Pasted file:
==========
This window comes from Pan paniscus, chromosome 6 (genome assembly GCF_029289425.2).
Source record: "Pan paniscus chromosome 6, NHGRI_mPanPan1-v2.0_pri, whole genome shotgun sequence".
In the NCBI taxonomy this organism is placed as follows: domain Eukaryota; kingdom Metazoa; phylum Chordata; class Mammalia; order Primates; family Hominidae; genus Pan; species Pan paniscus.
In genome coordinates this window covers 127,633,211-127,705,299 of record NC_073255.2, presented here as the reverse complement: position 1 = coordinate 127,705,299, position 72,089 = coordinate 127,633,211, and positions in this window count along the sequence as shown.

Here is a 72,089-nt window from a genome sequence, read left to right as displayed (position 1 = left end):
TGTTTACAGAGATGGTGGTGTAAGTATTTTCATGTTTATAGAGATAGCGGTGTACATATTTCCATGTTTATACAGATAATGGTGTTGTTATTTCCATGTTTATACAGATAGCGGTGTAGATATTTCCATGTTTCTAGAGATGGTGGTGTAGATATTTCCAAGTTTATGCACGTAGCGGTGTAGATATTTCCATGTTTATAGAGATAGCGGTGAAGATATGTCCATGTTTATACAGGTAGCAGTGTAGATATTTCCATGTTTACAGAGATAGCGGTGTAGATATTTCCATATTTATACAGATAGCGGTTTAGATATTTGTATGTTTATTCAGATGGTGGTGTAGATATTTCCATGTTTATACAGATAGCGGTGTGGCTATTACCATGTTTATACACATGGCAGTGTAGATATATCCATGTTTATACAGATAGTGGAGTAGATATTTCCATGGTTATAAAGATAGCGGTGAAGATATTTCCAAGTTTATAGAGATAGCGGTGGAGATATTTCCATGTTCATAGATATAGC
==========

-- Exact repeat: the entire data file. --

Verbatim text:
This window comes from Pan paniscus, chromosome 6 (genome assembly GCF_029289425.2).
Source record: "Pan paniscus chromosome 6, NHGRI_mPanPan1-v2.0_pri, whole genome shotgun sequence".
In the NCBI taxonomy this organism is placed as follows: domain Eukaryota; kingdom Metazoa; phylum Chordata; class Mammalia; order Primates; family Hominidae; genus Pan; species Pan paniscus.
In genome coordinates this window covers 127,633,211-127,705,299 of record NC_073255.2, presented here as the reverse complement: position 1 = coordinate 127,705,299, position 72,089 = coordinate 127,633,211, and positions in this window count along the sequence as shown.

Here is a 72,089-nt window from a genome sequence, read left to right as displayed (position 1 = left end):
TGTTTACAGAGATGGTGGTGTAAGTATTTTCATGTTTATAGAGATAGCGGTGTACATATTTCCATGTTTATACAGATAATGGTGTTGTTATTTCCATGTTTATACAGATAGCGGTGTAGATATTTCCATGTTTCTAGAGATGGTGGTGTAGATATTTCCAAGTTTATGCACGTAGCGGTGTAGATATTTCCATGTTTATAGAGATAGCGGTGAAGATATGTCCATGTTTATACAGGTAGCAGTGTAGATATTTCCATGTTTACAGAGATAGCGGTGTAGATATTTCCATATTTATACAGATAGCGGTTTAGATATTTGTATGTTTATTCAGATGGTGGTGTAGATATTTCCATGTTTATACAGATAGCGGTGTGGCTATTACCATGTTTATACACATGGCAGTGTAGATATATCCATGTTTATACAGATAGTGGAGTAGATATTTCCATGGTTATAAAGATAGCGGTGAAGATATTTCCAAGTTTATAGAGATAGCGGTGGAGATATTTCCATGTTCATAGATATAGC